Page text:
Every stage of life involves some sort of transition. Whether it’s buying a new home, the ‘empty nest’ when the children move out, or retirement, there is a psychological shift that takes place. Consider these transitions:
- Passage to Adulthood – Quinceanera, Bar or Bat Mitzvah or a 21st Birthday
- Starting a Family
- Having a Child Start Kindergarten
- Starting a New Job/Career
- Being Diagnosed with a Chronic Illness
- Moving to a New House/City/Country
The common element among these is they all represent change, and change can be very uncomfortable for many individuals. Think of the last time you changed your hairstyle or bought a new car. These somewhat minor changes can be difficult, or they can be exciting. Your perception of change will determine how you see them and what your experience will be. You may find that it’s a fearful and lonely process or an exciting and vibrant experience. With significant life transitions, you’ll likely experience all of these emotions, and more.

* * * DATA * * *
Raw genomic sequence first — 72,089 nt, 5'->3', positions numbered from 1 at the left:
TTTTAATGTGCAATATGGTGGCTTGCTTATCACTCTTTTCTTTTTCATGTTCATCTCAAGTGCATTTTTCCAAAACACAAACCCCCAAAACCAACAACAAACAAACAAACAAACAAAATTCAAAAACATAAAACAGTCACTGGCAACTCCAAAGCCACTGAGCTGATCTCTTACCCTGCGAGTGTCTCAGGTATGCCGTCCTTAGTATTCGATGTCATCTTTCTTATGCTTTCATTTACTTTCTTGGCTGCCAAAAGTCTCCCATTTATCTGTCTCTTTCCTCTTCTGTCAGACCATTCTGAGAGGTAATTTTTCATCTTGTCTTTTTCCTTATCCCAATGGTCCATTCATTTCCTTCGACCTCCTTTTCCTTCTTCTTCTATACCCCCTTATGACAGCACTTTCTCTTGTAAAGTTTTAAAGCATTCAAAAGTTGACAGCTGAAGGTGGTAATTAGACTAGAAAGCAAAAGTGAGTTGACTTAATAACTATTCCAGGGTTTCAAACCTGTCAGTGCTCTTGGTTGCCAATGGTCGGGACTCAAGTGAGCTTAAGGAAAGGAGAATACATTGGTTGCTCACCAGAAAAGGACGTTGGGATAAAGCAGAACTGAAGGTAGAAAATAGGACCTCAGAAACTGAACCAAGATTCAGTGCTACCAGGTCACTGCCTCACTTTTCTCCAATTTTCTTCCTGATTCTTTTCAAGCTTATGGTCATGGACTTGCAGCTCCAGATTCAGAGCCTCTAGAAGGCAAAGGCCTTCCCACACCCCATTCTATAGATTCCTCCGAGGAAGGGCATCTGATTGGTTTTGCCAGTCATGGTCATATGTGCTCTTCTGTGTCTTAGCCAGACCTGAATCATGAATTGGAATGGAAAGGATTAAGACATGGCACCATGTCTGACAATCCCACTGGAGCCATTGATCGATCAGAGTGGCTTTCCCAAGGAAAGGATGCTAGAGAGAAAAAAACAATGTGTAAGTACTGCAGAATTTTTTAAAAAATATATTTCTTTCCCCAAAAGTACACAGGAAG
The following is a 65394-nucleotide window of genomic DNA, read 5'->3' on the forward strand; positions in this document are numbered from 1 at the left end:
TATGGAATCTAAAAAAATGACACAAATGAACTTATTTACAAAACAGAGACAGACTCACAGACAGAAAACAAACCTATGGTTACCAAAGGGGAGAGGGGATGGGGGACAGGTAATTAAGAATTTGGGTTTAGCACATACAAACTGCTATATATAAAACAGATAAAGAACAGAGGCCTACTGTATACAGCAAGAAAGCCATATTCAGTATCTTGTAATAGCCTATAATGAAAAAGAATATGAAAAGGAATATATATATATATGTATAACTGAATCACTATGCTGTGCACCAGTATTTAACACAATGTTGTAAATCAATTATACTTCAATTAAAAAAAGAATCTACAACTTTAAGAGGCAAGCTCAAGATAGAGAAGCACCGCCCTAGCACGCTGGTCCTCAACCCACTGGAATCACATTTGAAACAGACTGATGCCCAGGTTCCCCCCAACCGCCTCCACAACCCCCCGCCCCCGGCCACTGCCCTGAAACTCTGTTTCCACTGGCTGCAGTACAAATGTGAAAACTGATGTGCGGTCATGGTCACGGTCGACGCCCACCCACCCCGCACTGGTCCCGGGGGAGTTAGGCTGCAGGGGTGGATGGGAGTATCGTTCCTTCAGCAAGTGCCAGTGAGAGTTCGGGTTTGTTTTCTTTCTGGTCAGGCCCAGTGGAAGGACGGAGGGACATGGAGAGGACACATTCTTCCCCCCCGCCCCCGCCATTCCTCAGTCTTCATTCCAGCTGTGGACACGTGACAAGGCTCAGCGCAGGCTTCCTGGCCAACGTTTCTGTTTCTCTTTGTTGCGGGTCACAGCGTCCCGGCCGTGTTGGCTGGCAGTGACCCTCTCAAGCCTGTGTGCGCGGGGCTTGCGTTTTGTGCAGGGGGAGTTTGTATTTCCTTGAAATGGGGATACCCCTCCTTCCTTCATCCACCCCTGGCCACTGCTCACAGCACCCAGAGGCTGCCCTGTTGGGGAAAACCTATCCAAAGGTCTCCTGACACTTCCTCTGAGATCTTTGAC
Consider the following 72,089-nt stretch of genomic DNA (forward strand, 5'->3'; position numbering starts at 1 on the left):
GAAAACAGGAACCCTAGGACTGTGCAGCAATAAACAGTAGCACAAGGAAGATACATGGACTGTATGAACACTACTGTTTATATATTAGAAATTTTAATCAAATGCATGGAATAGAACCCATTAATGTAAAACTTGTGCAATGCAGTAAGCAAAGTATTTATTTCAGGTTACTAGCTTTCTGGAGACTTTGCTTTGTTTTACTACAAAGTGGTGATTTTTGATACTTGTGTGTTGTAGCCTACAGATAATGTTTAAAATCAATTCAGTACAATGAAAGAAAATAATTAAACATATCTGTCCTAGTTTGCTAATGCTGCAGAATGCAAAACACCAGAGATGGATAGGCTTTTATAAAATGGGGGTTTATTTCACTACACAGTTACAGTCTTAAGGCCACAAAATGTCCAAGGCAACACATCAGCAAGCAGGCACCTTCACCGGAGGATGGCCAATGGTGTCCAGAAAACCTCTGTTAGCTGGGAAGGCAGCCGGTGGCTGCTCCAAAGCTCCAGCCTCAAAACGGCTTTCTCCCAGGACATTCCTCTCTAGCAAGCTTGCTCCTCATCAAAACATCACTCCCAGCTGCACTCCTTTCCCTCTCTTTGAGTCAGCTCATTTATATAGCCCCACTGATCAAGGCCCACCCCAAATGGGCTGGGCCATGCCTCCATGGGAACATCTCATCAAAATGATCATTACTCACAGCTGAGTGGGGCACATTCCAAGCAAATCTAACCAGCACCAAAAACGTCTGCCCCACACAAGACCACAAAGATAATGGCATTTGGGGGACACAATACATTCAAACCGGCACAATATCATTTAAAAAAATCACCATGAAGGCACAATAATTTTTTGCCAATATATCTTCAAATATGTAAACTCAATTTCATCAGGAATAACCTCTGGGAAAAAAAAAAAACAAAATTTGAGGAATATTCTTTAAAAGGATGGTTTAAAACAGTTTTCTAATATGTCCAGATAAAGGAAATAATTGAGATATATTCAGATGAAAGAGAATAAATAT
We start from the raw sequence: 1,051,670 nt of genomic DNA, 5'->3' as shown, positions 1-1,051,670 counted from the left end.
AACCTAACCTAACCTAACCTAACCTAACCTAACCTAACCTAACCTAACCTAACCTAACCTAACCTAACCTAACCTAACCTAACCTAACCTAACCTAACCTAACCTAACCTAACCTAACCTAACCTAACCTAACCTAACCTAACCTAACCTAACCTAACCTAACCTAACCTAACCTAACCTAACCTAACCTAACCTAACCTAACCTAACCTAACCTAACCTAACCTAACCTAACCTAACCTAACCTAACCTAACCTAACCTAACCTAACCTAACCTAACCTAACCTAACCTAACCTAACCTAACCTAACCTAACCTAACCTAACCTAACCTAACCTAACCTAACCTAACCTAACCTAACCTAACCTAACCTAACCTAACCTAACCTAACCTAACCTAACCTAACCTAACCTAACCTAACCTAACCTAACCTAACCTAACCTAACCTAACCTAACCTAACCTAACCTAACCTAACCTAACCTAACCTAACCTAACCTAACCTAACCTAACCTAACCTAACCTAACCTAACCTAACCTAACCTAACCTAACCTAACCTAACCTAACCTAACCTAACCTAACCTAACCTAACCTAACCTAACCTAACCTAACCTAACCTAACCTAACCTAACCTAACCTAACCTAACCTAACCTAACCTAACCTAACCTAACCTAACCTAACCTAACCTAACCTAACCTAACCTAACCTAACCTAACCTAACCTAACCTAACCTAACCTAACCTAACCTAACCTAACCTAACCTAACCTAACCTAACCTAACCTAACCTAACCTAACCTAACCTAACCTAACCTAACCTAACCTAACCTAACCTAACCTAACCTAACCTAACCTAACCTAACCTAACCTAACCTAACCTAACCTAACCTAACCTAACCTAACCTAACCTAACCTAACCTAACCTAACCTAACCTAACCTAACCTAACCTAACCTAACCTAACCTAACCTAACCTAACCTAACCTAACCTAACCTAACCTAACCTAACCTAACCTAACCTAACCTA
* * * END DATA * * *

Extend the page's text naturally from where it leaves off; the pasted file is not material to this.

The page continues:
When you think of transition in this way you can see that it’s almost like a grief process. It is a way of mourning the old way of living and adjusting to the new. It’s not uncommon to find that, even as we experience positive life transitions, there is still a loss that represents the change in your life. While having a child is a joyous occasion, at some point in your pregnancy, you may see it as a loss of freedom or independence. Graduation from college is exciting and promising, a transition into adulthood. It is also the end of our youth, which brings a new sense of responsibility, a sometimes sad and scary proposition.
As you move through life’s transitions, it is helpful to pay attention to a few things. Managing stress is especially important at this time. Take care of yourself in the same way that you’d take care of a loved one who has lost something. Identify what you’re losing. Through this process, you gain a greater awareness and understanding about yourself and/or a loved one. Talk to others about the emotions that you are experiencing. It’s common to focus on the excitement and joy, which is important. But do take some time to acknowledge the ambivalence and sadness, as well.